Foliage Day – October 2013
It’s that time of year again. When we watch the foliage closely for signs of ‘turning’, with little thought given to the fact they will soon be gone and we’ll be longing for the days when leaves return.
We’re in the moment, enjoying the pretty colours.
I have my Pumpkins bought and look forward to carving them. I’ve been tempted by cheap, cute pumpkin Halloween lights but then sense prevails and I realise it’s probably pointless.
But they’re too cute!
Anyway, I’m looking forward to the pretty, sparkly, festive season ahead and always, always get carried away.
This year it’s come early for me, mainly because I work 4 weeks in advance so I’m working towards the beginning of December and thus rarely ever know what the current date is! When people ask me I always have to really think what the current week is because I’m busy planning so far in advance. I actually didn’t realise it was as late in October and had a nasty surprise when I realised it’s the 28th next week! School holidays are always difficult for us and I dread them because naturally, most people want time off for their children but it causes me no end of problems.
I am very much looking forward to the clocks going back; this means I’ll be getting up in the light once more. There’s nothing I hate more than getting up in the dark and I’m happy to sacrifice daylight after work if it means I’m able to wake up faster in the morning.
Some foliage just looks far nicer when backlit.
Acer ‘Katsura’ has a few leaves turning, however most are still green like in the lower right image. Meanwhile, Astile doesn’t die well, although I wouldn’t quite class it has being awful.
Ivy is doing well, one I planted from an indoor Christmas arrangement a few years ago, the other is coming in from next door. I’ll need to tidy it and if I’m not careful it’ll soon be smothering the BBQ on the upper tier.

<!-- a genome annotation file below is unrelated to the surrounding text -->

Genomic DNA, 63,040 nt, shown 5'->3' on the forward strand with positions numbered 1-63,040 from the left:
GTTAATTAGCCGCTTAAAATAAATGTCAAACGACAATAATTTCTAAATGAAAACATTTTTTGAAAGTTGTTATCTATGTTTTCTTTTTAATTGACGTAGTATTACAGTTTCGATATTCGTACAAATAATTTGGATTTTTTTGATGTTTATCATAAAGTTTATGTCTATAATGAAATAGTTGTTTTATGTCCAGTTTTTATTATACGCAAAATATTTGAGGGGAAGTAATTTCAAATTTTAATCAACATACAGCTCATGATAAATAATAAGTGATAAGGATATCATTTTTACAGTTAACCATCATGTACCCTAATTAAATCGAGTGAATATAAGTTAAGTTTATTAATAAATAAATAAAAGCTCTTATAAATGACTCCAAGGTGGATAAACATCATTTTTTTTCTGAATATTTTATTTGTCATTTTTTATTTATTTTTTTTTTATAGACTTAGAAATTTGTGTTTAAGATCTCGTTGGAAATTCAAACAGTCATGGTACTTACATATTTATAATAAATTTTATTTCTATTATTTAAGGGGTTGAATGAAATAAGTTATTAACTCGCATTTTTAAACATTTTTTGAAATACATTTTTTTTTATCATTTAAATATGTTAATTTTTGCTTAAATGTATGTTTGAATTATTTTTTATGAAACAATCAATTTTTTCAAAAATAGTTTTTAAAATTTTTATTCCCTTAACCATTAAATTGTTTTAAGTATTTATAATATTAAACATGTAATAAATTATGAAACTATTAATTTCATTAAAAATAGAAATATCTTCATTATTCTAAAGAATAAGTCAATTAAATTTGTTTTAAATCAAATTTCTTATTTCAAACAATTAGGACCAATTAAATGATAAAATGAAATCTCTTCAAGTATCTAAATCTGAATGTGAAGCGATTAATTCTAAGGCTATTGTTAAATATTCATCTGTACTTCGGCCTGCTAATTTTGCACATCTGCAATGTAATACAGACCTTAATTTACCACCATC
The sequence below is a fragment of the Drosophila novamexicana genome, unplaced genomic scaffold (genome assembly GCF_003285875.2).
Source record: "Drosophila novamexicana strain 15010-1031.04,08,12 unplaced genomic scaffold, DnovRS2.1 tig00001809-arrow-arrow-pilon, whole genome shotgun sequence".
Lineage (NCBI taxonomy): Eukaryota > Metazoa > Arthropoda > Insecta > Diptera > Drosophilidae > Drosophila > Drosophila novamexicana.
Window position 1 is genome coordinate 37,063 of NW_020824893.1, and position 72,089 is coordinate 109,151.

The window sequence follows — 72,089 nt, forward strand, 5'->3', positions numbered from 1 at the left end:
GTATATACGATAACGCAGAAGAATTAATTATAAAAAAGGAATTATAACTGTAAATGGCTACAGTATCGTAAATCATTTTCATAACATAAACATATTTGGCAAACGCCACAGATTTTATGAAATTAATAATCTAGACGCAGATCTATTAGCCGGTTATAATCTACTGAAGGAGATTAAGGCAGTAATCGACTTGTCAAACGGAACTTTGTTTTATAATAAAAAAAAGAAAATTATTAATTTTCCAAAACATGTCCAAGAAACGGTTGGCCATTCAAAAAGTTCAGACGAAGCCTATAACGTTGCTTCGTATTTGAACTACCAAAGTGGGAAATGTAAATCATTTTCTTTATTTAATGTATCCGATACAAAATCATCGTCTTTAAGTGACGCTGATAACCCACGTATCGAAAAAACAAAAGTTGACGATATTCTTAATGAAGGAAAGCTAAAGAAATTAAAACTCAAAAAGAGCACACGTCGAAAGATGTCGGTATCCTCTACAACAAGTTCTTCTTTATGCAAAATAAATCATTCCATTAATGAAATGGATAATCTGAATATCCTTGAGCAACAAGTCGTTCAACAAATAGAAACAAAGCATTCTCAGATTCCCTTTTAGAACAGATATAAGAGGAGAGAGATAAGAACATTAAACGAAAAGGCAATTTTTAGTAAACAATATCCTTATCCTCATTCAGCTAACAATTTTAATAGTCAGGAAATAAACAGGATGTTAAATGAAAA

Sometimes the season in the garden can seemingly change before our eyes…
Well exactly that happened this weekend. On Saturday I noticed yellow on the Hosta. So far very little. Just some spots and one leaf to the left beginning to turn yellow at its edges.
On the Sunday I opened the kitchen blinds and couldn’t believe how much yellow had developed overnight.
Next year Herb Robert is going to be a problem. I don’t want to get rid of it as I’ve always wanted it in the garden but it’s a little too prolific. I’ve already ripped it out twice this year and it’s grown back and still blooming. However, Geranium Phaeum also seems to be a very happy self-seeder. The tier bark chippings act as a brilliant nursery for many plants as there are often seedlings popping up sporadically. I either need to pull them, or I might pass some on to my parents.
Oh, and Veronicastrum is dying. In previous years this has most definitely been a plant which does not die well, so I’m waiting to see how it is this year. It may look fine now but the leaves will likely turn black.
Autumn has arrived for the Flat-topped Aster and Persicaria. Persicaria will eventually collapse into a mushy pile.
And now for the ‘baddies’. Those which most definitely do not die well.
Finally, Acer ‘Garnet’ has yet to don its red coat and Sorbua Forestii, although still tiny has extremely pretty leaves; I very much look forward to it being a mature tree.